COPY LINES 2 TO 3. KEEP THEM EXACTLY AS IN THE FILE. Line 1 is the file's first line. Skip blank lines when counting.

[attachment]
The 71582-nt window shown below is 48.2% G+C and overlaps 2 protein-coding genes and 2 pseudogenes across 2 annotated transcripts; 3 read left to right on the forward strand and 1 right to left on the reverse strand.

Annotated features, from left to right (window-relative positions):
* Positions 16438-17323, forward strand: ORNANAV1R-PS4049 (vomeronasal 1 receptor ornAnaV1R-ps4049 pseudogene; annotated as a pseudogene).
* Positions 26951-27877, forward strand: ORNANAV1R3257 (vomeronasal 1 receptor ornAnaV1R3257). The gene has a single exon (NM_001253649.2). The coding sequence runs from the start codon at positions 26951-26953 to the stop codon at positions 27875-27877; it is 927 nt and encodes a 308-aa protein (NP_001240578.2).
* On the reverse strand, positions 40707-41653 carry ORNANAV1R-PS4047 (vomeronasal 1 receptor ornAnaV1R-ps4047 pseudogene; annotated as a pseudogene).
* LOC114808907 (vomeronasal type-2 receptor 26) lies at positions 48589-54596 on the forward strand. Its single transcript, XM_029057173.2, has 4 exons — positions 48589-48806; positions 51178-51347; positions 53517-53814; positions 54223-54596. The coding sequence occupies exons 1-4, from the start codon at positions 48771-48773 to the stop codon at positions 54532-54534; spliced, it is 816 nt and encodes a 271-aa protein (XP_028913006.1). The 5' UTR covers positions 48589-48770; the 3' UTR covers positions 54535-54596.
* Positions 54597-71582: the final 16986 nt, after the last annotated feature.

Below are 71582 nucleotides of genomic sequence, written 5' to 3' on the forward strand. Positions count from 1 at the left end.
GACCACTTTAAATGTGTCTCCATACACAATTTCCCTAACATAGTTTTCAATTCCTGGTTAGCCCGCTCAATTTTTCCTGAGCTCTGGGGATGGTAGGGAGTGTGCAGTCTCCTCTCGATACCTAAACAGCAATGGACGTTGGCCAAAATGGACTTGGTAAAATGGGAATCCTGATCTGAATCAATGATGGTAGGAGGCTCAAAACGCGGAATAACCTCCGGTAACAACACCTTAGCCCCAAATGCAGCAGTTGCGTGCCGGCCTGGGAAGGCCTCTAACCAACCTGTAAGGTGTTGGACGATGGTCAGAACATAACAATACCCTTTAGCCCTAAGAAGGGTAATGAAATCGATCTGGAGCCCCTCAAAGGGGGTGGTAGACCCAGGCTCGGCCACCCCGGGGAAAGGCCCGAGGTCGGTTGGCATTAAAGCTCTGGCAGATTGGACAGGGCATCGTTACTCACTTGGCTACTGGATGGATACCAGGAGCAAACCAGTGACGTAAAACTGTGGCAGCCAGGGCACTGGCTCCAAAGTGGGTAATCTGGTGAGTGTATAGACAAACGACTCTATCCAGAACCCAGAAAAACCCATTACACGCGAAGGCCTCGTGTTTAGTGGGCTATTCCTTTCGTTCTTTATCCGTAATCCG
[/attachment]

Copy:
Annotated features, from left to right (window-relative positions):
* Positions 16438-17323, forward strand: ORNANAV1R-PS4049 (vomeronasal 1 receptor ornAnaV1R-ps4049 pseudogene; annotated as a pseudogene).